Voter Referendum Set For Tax Hike To Support Dolphins' Stadium Renovations
The Miami-Dade County Commission yesterday “approved asking voters to raise hotel taxes" for a renovation to Sun Life Stadium, a $289M “payout that Mayor Carlos Gimenez said breaks new ground in how government subsidizes sports facilities,” according to a front-page piece by Mazzei & Hanks of the MIAMI HERALD. The vote “set up what the county elections chief said would be the fastest referendum ever held by Miami-Dade, with voters on May 14 considering a plan that was only released in detail late Tuesday.” Nearly five hours of discussion “brought few surprises, as commissioners were expected to approve the plan endorsed by Gimenez.” Backlash against the Marlins’ publicly financed ballpark “dominated" yesterday's meeting, with commissioners frequently pointing out differences between the Marlins deal and the plan proposed for Sun Life Stadium.” Gimenez had “demanded early on that tax money be awarded only if the NFL gave Miami Gardens the milestone 50th Super Bowl, or, the 51st as a consolation prize.” But Dolphins CEO Mike Dee yesterday “revealed that league officials were opposed to allowing Miami-Dade to link stadium funds with the award of a specific game, so the ballot language was changed to approve the tax hike as long as Miami is awarded any Super Bowl in May.” Gimenez and at least one commissioner said that they would “not look kindly on having the NFL unexpectedly award Sun Life a later Super Bowl.” Gimenez said, “I don’t want 52” (MIAMI HERALD, 4/11).
SWIMMING AGAINST THE CURRENT? In Ft. Lauderdale, Craig Davis notes there are “significant hurdles remaining” in securing the Sun Life Stadium upgrades. The Dolphins said that they have “gotten favorable response when they present the merits of the funding plan to community groups.” But there is “considerable opposition among voters who object to giving any public funds to sports teams and wealthy owners such as Dolphins' owner Steve Ross” (South Florida SUN-SENTINEL, 4/11). Former Eagles Owner and South Florida car dealer Norman Braman said that he was “ready to bankroll opposition to the deal in an election, but if he waits for the legislature to vote … he may miss out on opportunity to influence absentee voters” (MIAMI.CBSLOCAL.com, 4/10).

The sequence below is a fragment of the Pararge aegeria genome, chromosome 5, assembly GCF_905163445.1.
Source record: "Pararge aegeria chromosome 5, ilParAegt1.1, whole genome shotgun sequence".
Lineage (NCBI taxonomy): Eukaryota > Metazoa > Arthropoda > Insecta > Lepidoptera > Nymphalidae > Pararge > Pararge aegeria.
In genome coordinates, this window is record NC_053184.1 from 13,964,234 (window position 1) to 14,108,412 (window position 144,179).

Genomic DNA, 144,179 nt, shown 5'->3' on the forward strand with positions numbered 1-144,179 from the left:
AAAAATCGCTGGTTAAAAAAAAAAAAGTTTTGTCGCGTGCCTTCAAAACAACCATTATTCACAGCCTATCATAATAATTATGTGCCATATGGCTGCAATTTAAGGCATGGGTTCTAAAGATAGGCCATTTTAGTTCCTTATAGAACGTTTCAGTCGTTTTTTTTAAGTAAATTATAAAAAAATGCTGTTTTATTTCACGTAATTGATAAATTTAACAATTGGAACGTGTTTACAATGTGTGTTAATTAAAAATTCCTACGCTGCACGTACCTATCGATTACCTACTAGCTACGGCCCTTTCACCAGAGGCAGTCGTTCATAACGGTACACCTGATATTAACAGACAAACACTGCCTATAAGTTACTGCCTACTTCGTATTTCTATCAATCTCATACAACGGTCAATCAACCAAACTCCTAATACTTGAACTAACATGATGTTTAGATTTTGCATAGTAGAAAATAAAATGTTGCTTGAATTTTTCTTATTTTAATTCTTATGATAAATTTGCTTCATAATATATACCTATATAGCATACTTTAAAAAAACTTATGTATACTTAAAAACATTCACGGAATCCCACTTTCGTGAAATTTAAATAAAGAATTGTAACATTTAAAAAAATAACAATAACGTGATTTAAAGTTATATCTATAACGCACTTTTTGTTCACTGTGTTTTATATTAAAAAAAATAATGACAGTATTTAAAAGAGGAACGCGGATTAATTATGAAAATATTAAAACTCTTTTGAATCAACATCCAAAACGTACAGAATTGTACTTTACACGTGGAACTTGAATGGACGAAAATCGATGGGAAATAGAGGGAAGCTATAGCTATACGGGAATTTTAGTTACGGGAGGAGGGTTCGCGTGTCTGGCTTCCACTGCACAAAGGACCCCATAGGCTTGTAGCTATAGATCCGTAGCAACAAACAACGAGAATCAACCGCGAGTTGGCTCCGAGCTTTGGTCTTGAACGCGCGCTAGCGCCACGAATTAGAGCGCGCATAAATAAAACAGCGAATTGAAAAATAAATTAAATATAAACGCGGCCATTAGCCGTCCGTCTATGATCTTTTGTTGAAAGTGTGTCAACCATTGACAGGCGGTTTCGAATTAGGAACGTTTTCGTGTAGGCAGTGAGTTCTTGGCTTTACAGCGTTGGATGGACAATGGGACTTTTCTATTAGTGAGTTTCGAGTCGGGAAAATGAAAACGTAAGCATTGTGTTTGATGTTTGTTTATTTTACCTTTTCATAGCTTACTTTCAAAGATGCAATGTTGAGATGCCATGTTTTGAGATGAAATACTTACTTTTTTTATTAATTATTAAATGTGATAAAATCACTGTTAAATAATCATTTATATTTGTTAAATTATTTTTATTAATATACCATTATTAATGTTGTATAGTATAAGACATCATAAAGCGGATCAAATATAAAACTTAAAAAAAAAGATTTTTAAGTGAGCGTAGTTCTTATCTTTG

NOTHING FISHY: In Ft. Lauderdale, Dave Hyde writes the Super Bowl is “being used as a political shield and conversational convenience for the Dolphins to get public millions to build their stadium.” The stadium has “legitimate needs for updating, no doubt.” But the “big-money item, the canopy, isn't really needed to shield Super Bowl fans from night-time rain.” It is “necessary to shade Dolphins fans sitting in the heat of a September afternoon.” Hyde writes, “You can't blame the Dolphins for going this route. They're doing what sports teams do in America” (South Florida SUN-SENTINEL, 4/11).